“I would like to thank the European Commission for their ongoing confidence, as well as ESA, our direct customer for this launch. Congratulations to all our partners in this latest success: Airbus, which built Sentinel-2B; the industrial prime contractor for Vega — ELV/Avio — which is the artisan at our side in the success of Vega; the European Space Agency, whose support is essential for the Vega program, for which Italy’s ASI space agency is the leading financier; CNES/CSG and all companies and staff at the launch base, who continue to support us as we go from success to success; and lastly, congratulations to Arianespace’s own teams for the success of this 260th launch from the Guiana Space Center.”
The Sentinel-2B satellite was built by Airbus as prime contractor, leading an industry consortium.
Sentinel-2B weighed 1,130 kg at launch and will be positioned in Sun-synchronous orbit at an altitude of 786 km, with an inclination of 98.57 degrees. The launcher carried a total payload of 1,208 kg on this mission.
For SpaceX — Two Off and Away and Two Come In
February 19 was a great day for SpaceX’s CRS-10 mission with both a successful launch and the Earthly return of a launched Falcon rocket.
A launch attempt on the previous day had to be scrubbed just 13 seconds before liftoff out of caution, due to an unexpected reading from the rocket’s second stage.
This was the first launch from pad 39A since the orbiter Atlantis blasted off on the shuttle program’s final flight in July of 2011.
SpaceX’s processing hangar is located at the base of the former shuttle pad at Cape Canaveral, up an incline to the top of the firing stand.
This successful launch featured the upward launch of the payload and then the downward return as the Falcon 9’s first stage completed an Earth landing just a few miles from the Florida launch site, about eight minutes after liftoff, all as planned. This was SpaceX’s first daytime landing at the site, called Landing Zone 1, at the Cape Canaveral Air Force Station.
“Baby came back,” Space CEO Elon Musk wrote on Instagram after the successful landing of the first stage.
The Falcon 9’s first and second stages separated about 2.5 minutes into the launch.
As the first stage flew back for its touchdown, a secondary mission objective with the second stage continued to power Dragon to the intended target, successfully achieved 11 minutes after liftoff. Dragon then deployed its solar arrays and began the two-day journey to the ISS.
When the Dragon arrived at the ISS, French astronaut Thomas Pesquet grappled the spacecraft using the 57.7-foot (17.6-meter) Canadarm2 to reach out and capture the Dragon spacecraft and attach it to the station.
There were more than 5,000 pounds of supplies and payloads, including critical materials to directly support dozens of the more than 250 science and research investigations that will occur during Expeditions 50 and 51 inside the Dragon.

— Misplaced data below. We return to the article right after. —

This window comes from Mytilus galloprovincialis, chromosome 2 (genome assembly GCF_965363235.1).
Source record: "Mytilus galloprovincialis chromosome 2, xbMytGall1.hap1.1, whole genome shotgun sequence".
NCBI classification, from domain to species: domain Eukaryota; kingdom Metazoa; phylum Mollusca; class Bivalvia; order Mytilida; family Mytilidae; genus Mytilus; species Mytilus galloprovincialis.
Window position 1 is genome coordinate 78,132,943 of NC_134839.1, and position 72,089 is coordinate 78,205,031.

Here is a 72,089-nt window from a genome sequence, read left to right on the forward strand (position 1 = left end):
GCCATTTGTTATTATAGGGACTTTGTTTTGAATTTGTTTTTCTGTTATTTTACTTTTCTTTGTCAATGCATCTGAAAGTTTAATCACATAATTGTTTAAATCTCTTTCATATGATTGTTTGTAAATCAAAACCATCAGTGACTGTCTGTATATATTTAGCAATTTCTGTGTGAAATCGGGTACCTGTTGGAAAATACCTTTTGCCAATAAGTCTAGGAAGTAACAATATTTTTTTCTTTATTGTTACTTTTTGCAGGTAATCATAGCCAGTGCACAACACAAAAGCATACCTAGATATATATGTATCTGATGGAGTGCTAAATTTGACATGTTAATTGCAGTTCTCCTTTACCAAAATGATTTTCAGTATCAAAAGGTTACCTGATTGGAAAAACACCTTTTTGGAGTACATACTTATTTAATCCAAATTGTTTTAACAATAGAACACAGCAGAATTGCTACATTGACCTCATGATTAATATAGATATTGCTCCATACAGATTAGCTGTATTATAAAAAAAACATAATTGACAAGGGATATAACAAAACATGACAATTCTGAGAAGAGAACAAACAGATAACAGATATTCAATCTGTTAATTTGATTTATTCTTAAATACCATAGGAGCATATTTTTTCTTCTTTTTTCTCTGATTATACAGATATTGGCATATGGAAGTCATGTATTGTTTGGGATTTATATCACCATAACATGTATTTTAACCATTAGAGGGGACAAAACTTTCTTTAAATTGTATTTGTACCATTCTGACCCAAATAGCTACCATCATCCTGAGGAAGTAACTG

Among the investigations are experiments with the potential to help fight human disease, monitor climate data, and improve autonomous spacecraft docking with the orbiting laboratory.
SpaceX CRS-10 is the tenth of as many as 20 missions to the International Space Station that SpaceX will fly for NASA under the first CRS contract.
In January 2016, NASA announced that SpaceX’s Falcon 9 launch vehicle and Dragon spacecraft were selected to resupply the space station through 2024 as part of the second Commercial Resupply Services contract award. Under the CRS contracts,
SpaceX has restored an American capability to deliver and return significant amounts of cargo, including live plants and animals, to and from the orbiting laboratory.
A variant of the Dragon spacecraft, called Crew Dragon, is being developed for US- based crew transport to and from the station.
Dragon’s return to Earth will be after an approximate one month stay at the orbiting laboratory. About five hours after Dragon leaves the station, the spacecraft will conduct its deorbit burn, which lasts as long as 10 minutes. It then takes about 30 minutes for Dragon to reenter the Earth’s atmosphere and splash down in the Pacific Ocean off the coast of Baja California.
For more information about the mission and payloads, please visit
SES Experiences Major Gains with VT iDirect Technology
VT iDirect, Inc. (iDirect) has announced another successful over-the-air (OTA) test of its next-generation DVB-S2X technology—the test was conducted with SES over C-band and achieved 5.7 bps/Hz.
The DVB-S2X forward channel and Adaptive TDMA return channel OTA testing was conducted on the SES-4 satellite and leveraged iDirect’s next-generation iQ Desktop Remote, Universal Line Cards and Intelligent Gateway appliance.
VT iDirect recently announced its next-generation DVB-S2X technology, which is based on a powerful, customized ASIC (Application-Specific Integrated Circuit) chipset and powers the new iQ Series family of remotes
iDirect’s iQ Series, which will operate in both DVB-S2X and DVB-S2 mode, is targeted for broadband, enterprise, and mobility applications and packaged in desktop, rack-mount, board level and embedded compute form factors that will become available over the course of this year. The family of new remotes are software upgradeable to license added network capabilities and higher throughput levels, thereby reducing the cost of ownership, as well as improving flexibility across a broad array of markets.
“With SES launching three GEO hybrid satellites with wide beams and high throughput capabilities this year, efficient bandwidth management is of utmost importance to our customers. We are pleased to see the bandwidth gains achieved over VT iDirect’s latest technology and will be looking forward to accelerated bandwidths and more efficient data services with the new standard,” said Steven Cooper, Vice President of Product Development and Network Planning, SES.